When using a multi-angle spectrophotometer to measure nonflat automotive samples (Figure 2) without a fixture for controlling the sample and instrument positions, or when measuring the car body parts with the handheld instrument after assembling, the measurement results in near specular light geometry (ex, As 15) are usually unstable because it is difficult to keep a steady, fixed position of sample and instrument under these measuring conditions. In a conventional multi-angle spectrophotometer, multiple measurements of the same sample result in about ± 3 in DE*ab (Figure 3a). This is one of the big problems in managing automotive part colors using multi-angle spectrophotometers.
The CM-M6 spectrophotometer can overcome this issue. It has two symmetrical optical systems aligned to the measurement vertical plane (Figure 4); most conventional instruments have only one optical system. This double path measurement system can compensate two measurement results against each other (one optical result has light over the adequate light and the other one has light under the adequate light, and those lights can compensate for each other when the sample and instrument position have some incline within the incline tolerance of the instrument). As a result, the CM-M6 measurements show ± about 1 in DE*ab (Figure 3b). This technology is described in U.S. patents (Teraoka, Tsurutani, Yamanoi).4,5
Instrument shape is an important factor in obtaining repeatable, quality results. The shape of the CM-M6 was created by industrial designers and has an ergonomically designed vertical shape. The optical system inside the CM-M6 has been optimized for the small body. The unit’s shape was awarded a prize in Japan for design (Special Jury Award at the 47th Machine Design Awards, sponsored by the Nikkan Kogyo Business & Technology Daily News).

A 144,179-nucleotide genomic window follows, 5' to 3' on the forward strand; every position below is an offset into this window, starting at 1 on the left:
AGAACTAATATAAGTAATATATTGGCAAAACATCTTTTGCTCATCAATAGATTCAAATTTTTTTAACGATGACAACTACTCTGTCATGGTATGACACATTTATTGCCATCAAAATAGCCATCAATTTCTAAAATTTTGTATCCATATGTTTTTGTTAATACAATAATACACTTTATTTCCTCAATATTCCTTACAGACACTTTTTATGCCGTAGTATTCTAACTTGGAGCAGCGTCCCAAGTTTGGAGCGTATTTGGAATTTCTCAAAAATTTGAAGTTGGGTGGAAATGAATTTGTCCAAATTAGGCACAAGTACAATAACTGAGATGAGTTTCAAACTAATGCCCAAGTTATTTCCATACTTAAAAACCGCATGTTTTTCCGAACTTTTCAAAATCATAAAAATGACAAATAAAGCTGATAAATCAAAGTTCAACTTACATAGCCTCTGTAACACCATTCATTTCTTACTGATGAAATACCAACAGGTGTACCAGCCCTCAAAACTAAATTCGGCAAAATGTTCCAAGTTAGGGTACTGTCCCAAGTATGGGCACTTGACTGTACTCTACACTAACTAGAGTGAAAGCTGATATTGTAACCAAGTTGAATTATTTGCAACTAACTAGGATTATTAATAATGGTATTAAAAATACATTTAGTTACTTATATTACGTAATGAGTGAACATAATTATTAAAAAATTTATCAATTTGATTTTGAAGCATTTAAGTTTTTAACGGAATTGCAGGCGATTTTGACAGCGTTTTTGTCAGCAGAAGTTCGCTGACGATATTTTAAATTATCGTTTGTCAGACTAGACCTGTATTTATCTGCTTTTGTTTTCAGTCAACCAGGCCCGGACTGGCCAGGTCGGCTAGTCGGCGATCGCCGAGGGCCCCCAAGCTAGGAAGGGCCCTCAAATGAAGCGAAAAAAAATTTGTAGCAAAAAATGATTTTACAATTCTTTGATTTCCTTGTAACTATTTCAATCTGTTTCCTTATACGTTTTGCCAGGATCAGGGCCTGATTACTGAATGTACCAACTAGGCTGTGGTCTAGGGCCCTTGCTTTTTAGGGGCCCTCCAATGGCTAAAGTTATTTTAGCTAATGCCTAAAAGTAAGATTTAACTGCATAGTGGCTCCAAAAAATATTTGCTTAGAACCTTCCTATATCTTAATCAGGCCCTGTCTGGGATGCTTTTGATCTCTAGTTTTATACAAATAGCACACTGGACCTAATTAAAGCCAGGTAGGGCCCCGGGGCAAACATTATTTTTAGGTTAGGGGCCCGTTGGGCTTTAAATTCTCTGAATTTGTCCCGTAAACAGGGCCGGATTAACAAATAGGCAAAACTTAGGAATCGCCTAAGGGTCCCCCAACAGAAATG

In industrial use, inter-instrument agreement is an important factor. When customers want to use an instrument in factories at different locations, the instrument needs to output similar values with acceptable tolerances. CM-M6 has been analyzed in this regard, and we have published a scientific paper of the results.6
The CM-M6 multi-angle spectrophotometer allows customers to measure nonflat automotive samples that in the past have been difficult or impossible to measure with excellent repeatability of color values.
1 Nofi, M. Understanding color measurement geometry, Paint & Coatings Industry, August 2016, 42-47.
2 ASTM E2194 (2014): Standard Test Method for Multiangle Color Measurement of Metal Flake Pigmented Materials.
3 ASTM E2539 (2014) Standard Test Method for Multiangle Color Measurement of Interference Pigments.
4 Teraoka, Y.; Tsurutani, K.; Yamanoi, Y. Multi-Angle Colorimeter, (2015) U.S.Patent 9222835.
5 Teraoka, Y.; Tsurutani, K.; Yamanoi, Y. Multi-Angle Colorimeter, (2015b) U.S.Patent 9500525.
6 Imura, K.; Teraoka, Y. Model-Based Corrections of Geometric Errors in Multi-Angle Measurements of Gonio-Apparent Coatings, Color Research & Application, Volume 41, Issue 4 August, 2016, pg. 372-383.
For more information, visit http://sensing.konicaminolta.us/products/cm-m6-spectrophotometer/.